Should The U.S. Adopt A Parliamentary Style Of Government?

If America was ever contemplating a major overhaul to its system of government, now would be that time. Think about it, the Brits have the likes of Nigel Farage. I just like saying Nigel Farage. How are we supposed to compete with a system of government that comes complete with names like that? We.Can’t. Our founding fathers couldn’t have possibly seen this coming, but here we are Nigel Farageless and contemplating adopting a new system of government. In fact, I am suggesting we adopt the identical system of government to the one we abandoned over two centuries ago to start our own fledgling experiment in democracy. Overall our government has functioned reasonably well over that time, but today our system has been hijacked—more specifically, it has been hijacked by stupid people. My assessment of our democracy? We need something decidedly more stupid-people-proof, and we need the likes of Nigel Farage, or at least a system of government capable of producing people with names equally as fabulous.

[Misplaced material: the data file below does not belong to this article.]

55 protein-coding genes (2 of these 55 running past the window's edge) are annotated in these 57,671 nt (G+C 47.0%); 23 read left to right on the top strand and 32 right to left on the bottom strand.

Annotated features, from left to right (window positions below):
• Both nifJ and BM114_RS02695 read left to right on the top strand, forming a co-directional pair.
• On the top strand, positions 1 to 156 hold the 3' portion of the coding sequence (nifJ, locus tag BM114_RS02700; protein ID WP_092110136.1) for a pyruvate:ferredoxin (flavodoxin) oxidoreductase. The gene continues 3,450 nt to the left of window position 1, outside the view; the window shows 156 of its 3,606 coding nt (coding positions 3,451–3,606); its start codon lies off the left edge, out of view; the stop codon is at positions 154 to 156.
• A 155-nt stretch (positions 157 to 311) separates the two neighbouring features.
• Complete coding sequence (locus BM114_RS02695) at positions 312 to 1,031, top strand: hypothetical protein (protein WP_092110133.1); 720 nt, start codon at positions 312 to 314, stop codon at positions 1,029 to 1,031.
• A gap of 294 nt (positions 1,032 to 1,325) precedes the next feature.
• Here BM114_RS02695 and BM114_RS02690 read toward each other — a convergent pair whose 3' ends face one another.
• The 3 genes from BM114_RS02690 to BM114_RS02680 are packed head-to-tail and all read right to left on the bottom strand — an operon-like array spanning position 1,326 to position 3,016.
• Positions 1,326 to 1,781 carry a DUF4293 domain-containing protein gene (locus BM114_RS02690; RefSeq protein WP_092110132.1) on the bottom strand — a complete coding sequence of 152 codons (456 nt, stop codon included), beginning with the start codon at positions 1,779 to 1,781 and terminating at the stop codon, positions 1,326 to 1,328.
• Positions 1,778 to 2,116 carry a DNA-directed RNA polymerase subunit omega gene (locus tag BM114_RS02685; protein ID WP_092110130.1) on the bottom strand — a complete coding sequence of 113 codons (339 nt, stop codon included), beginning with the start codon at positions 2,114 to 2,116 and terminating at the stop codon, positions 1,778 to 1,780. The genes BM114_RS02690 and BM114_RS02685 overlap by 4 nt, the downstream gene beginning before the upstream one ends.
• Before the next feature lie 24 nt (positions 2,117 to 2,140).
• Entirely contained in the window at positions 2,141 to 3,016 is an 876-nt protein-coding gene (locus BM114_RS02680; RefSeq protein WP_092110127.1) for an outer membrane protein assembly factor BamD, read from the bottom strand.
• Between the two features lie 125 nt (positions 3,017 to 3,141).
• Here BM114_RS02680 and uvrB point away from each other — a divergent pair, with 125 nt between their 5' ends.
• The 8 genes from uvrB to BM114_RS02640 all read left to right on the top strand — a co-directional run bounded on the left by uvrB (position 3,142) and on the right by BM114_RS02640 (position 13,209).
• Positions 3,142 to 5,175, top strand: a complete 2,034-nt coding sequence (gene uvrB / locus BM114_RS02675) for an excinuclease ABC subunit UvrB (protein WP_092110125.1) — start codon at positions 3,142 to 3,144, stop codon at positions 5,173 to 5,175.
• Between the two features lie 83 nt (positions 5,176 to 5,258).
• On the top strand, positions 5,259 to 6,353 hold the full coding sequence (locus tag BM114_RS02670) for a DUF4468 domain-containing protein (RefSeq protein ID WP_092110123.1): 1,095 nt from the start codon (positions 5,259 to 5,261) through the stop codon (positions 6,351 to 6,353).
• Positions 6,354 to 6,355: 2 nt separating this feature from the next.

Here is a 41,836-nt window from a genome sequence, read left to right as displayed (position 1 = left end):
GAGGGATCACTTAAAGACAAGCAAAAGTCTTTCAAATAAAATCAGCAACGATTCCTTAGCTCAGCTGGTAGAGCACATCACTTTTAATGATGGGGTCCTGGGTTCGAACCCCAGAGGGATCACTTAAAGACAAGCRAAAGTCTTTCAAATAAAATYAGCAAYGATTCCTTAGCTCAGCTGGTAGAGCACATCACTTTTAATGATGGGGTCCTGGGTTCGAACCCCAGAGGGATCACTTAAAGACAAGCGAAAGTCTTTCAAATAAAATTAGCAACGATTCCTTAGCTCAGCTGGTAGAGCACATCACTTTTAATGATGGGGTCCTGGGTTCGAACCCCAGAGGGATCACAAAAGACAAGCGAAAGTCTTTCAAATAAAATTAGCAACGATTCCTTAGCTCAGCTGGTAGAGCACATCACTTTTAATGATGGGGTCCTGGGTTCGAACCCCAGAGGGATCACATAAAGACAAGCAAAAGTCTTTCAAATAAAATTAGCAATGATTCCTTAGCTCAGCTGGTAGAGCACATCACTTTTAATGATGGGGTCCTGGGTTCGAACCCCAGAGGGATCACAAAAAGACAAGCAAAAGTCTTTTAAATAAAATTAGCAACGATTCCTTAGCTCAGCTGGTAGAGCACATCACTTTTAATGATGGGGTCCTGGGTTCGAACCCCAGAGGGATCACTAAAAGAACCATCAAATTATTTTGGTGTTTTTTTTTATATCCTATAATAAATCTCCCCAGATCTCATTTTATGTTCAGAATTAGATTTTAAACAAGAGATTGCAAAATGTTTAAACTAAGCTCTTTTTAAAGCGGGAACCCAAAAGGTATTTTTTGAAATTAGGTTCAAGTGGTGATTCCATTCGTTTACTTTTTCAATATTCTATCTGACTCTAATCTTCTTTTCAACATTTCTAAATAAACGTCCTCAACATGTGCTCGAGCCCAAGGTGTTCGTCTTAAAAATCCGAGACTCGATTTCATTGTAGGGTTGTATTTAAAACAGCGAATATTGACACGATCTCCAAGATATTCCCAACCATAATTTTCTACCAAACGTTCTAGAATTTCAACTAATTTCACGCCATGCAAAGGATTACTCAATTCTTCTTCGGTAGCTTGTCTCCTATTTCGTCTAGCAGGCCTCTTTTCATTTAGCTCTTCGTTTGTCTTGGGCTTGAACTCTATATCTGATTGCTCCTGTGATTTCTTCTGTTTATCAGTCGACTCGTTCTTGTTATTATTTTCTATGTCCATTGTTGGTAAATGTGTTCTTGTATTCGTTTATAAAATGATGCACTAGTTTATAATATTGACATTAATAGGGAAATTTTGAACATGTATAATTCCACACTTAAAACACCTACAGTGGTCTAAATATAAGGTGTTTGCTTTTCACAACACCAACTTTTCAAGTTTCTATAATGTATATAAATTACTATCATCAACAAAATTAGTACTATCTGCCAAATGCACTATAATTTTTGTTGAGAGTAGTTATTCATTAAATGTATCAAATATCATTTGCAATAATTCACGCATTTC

I even looked up his middle name, but it’s just Paul. Really? Why not something like Tiberius? Anyway, all Nigel Tiberius Farage jokes aside, I’ve floated the idea of switching to a parliamentary-style government (PSG) several times on this blog. It’s never going to happen, of course, because embracing such a shift would involve insight, which Trump already outsourced to China before promptly starting a trade war. The Republicans would be the most hostile to such an idea, primarily because for them:

  1. All change = bad.
  2. By their very nature everything U.S.A is already #1, even when it starts to smell more like #2.
  3. Those few insightful right-wingers would immediately realize the inherent dangers in PSG, namely all the associated perils of justifying their positions …out loud …in an open debate.